Pelosi plans vote this week as battle over Biden’s infrastructure proposal continues

Democrats appear poised for second attempt at passing Biden’s infrastructure agenda

John Bowden
Sunday 24 October 2021 15:46
Pelosi says House planning vote this week on infrastructure
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Speaker Nancy Pelosi said the House and Senate plan to begin passage of President Joe Biden’s infrastructure agenda this week after concerns from moderates derailed the bills from reaching the floor last month.

During an interview on Sunday with CNN’s Jake Tapper, the House Democratic leader explained that “the plan” was to bring the bipartisan infrastructure compromise bill to a vote in the House this week once a deal was reached over the budget reconciliation package, which includes funding for an expansion of Medicare and other provisions including language aimed at fighting climate change.

“I think we pretty much have a deal now,” she said, adding that the “language” of the budget reconciliation package remained the last sticking point.

It isn’t clear yet what the final size of the reconciliation package will be; the White House had supported and called for a bill totalling $3.5 trillion over 10 years, but Mr Manchin has stated that he wants to see a bill much smaller than that.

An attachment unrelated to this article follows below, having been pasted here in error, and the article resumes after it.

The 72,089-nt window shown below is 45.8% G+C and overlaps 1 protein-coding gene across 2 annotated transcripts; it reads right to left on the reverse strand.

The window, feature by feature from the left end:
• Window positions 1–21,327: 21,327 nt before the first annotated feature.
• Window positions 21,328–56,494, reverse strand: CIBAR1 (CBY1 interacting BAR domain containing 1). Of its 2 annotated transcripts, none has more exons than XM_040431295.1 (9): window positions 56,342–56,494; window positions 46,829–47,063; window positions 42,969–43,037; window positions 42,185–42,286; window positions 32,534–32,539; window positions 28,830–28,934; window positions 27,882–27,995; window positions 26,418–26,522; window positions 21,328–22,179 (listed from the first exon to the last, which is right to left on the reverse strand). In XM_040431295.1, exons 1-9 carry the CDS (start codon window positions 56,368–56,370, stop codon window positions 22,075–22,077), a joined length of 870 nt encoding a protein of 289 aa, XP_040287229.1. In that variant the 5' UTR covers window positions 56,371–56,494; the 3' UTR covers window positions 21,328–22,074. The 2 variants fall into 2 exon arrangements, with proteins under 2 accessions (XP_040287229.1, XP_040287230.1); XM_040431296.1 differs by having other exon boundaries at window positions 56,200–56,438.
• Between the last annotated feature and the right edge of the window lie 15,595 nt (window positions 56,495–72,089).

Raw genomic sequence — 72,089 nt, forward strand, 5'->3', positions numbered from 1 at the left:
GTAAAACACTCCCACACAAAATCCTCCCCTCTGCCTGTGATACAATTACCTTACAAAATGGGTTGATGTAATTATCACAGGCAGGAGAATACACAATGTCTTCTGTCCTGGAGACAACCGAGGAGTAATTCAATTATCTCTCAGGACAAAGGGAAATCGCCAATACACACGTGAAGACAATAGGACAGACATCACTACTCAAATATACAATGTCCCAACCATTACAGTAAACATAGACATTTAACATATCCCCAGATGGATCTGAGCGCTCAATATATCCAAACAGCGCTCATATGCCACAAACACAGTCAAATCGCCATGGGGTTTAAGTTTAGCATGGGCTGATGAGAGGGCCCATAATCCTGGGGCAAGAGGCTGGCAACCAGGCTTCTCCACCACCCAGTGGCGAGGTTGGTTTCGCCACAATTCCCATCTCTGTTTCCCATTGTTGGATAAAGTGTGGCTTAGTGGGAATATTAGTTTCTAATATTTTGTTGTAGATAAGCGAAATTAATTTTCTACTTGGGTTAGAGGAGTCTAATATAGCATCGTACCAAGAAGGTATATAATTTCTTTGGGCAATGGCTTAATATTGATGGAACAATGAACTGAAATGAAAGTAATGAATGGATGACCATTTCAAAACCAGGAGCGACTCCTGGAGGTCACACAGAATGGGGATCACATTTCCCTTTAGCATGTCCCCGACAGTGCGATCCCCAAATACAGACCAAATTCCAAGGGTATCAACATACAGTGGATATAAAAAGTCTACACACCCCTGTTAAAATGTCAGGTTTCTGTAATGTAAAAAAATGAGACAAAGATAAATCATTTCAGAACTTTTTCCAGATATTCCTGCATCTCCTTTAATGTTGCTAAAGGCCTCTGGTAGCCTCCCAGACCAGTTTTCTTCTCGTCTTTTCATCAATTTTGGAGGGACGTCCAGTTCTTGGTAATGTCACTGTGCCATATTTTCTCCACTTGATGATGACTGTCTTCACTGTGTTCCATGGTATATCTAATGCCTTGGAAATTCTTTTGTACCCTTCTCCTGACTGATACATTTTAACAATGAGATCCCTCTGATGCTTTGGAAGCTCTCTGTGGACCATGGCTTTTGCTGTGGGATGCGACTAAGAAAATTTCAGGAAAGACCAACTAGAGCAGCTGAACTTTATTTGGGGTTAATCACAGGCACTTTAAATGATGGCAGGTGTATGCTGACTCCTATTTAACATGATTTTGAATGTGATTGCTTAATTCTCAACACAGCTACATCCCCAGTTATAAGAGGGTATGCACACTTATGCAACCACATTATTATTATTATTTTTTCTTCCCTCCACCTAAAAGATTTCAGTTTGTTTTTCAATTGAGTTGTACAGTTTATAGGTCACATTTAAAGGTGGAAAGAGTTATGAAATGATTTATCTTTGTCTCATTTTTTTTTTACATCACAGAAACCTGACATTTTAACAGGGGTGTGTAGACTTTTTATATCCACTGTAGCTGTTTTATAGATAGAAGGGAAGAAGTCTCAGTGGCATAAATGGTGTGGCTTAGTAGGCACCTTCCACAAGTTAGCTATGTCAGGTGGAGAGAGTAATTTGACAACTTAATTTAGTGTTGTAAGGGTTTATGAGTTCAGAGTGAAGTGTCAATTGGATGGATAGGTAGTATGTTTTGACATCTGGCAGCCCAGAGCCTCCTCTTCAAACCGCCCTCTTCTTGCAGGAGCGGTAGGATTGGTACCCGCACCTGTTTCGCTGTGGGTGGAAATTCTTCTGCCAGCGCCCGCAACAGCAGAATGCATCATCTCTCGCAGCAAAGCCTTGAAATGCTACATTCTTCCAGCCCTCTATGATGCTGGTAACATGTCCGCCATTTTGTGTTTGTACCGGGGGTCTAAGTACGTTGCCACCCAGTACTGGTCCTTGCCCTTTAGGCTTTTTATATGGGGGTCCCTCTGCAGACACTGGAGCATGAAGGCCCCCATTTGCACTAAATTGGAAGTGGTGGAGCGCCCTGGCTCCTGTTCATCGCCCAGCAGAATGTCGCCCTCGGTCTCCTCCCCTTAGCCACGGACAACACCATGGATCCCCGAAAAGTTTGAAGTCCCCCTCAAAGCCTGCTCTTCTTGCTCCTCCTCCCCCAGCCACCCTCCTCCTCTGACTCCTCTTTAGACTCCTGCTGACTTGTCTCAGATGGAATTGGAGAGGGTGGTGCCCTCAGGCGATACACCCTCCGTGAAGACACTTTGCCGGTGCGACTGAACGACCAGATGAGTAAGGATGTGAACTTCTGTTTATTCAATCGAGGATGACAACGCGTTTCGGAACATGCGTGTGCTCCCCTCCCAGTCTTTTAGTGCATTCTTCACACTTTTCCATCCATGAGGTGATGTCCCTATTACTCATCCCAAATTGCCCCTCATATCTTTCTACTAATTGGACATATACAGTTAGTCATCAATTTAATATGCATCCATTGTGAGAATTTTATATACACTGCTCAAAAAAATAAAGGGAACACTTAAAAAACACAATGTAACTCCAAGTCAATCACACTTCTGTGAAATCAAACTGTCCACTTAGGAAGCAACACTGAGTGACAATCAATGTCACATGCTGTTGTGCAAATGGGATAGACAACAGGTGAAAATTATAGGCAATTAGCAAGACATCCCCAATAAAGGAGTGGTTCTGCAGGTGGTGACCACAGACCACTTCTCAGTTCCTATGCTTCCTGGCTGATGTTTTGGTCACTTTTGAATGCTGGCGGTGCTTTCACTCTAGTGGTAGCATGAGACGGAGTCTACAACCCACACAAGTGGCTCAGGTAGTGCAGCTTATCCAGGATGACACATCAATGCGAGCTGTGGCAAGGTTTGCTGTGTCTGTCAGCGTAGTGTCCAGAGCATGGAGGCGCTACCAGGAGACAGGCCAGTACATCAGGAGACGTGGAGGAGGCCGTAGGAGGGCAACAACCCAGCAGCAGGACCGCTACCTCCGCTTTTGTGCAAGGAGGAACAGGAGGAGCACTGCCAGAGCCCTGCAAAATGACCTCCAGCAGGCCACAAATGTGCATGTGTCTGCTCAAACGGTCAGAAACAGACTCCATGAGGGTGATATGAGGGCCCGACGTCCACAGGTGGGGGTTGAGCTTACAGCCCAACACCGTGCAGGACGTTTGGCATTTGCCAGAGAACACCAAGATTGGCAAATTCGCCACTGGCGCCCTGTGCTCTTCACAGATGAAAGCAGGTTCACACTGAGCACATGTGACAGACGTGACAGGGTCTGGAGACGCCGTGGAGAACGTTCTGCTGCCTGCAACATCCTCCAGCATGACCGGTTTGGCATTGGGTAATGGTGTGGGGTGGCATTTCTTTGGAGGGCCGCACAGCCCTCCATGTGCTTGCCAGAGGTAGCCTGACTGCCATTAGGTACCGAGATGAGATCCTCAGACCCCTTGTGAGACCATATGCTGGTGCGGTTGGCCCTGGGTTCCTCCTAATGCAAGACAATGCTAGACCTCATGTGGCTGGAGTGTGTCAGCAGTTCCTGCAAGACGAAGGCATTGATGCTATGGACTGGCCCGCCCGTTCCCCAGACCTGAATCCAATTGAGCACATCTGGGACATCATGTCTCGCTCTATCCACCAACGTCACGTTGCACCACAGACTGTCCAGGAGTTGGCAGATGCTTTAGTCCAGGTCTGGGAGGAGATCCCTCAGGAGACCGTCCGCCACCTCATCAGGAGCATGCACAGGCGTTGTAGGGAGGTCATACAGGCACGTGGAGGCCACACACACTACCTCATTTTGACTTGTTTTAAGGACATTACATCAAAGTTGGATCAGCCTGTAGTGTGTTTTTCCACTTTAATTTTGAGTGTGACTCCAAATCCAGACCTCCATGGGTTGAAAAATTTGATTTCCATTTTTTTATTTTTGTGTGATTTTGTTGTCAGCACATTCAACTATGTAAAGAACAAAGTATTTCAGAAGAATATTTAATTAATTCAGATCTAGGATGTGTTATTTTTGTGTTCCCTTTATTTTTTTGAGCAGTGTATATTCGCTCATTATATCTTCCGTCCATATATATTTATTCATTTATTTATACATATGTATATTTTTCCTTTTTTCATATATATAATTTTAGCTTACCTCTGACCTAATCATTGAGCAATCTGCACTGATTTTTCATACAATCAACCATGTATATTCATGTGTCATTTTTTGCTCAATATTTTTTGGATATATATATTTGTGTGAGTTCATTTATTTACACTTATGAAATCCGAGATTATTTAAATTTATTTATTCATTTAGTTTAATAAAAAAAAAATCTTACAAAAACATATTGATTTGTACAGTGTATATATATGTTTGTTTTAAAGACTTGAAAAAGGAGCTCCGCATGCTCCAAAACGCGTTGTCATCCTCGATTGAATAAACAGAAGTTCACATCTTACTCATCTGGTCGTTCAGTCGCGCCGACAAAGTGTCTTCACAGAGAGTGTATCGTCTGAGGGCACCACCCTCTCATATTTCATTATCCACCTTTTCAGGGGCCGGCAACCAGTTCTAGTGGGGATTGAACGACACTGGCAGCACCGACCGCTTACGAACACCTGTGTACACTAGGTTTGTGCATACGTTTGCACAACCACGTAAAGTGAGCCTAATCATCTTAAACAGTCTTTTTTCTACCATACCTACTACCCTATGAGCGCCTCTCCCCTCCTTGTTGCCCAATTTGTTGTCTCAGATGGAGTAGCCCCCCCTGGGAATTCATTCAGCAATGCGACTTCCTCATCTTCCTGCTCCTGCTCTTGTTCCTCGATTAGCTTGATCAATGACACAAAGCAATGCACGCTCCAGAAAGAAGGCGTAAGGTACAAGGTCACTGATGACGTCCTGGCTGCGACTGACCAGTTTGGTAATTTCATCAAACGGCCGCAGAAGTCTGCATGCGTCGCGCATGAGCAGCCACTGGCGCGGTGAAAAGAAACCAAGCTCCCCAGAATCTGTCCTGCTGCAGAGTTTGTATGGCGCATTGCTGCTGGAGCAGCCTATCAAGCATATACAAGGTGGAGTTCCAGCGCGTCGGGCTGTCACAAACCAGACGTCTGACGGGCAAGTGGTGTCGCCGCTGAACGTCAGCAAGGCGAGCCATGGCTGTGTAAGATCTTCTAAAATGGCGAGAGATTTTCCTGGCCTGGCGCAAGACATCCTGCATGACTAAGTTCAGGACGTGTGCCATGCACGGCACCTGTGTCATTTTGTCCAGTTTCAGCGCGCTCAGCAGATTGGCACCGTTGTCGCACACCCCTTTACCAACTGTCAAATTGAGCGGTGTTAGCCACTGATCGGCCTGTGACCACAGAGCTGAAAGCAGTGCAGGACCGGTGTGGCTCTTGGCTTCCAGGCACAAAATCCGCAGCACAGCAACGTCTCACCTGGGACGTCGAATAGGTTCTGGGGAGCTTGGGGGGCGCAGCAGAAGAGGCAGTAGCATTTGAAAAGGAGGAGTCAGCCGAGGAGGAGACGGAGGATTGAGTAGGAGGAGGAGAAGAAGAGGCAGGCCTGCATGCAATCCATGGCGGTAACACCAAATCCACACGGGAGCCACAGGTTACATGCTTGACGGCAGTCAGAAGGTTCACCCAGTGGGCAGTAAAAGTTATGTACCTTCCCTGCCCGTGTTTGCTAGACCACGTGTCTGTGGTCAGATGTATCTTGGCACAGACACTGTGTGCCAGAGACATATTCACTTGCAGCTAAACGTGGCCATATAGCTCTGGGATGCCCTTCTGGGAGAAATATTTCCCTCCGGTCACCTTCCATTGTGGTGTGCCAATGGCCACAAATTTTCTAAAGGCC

The legislation has remained frozen for weeks. The House and Senate previously planned to vote on them late in September, only for a dispute between the conservative and progressive wings of the Democratic Party to cause delays.

Two senators, Joe Manchin of West Virginia and Kyrsen Sinema of Arizona, held out for weeks over unspecific demands for the budget reconciliation bill’s price tag be cut. Progressives, meanwhile, refused to vote for the compromise package in the House until the larger reconciliation deal was finished, bringing both bills into jeopardy of being defeated.

After much negotiation between the White House, progressives in the Senate and the two conservative senators a deal looks to be within reach, albeit with cuts to the president’s major priorities including paid family leave thanks to the efforts of Mr Manchin and Ms Sinema.

The White House has signaled an eagerness to sign both bills into law, while Ms Sinema in particular has faced a multitude of critical statements from her fellow lawmakers regarding her total unwillingness to explain her positions either publicly or in private caucus meetings.

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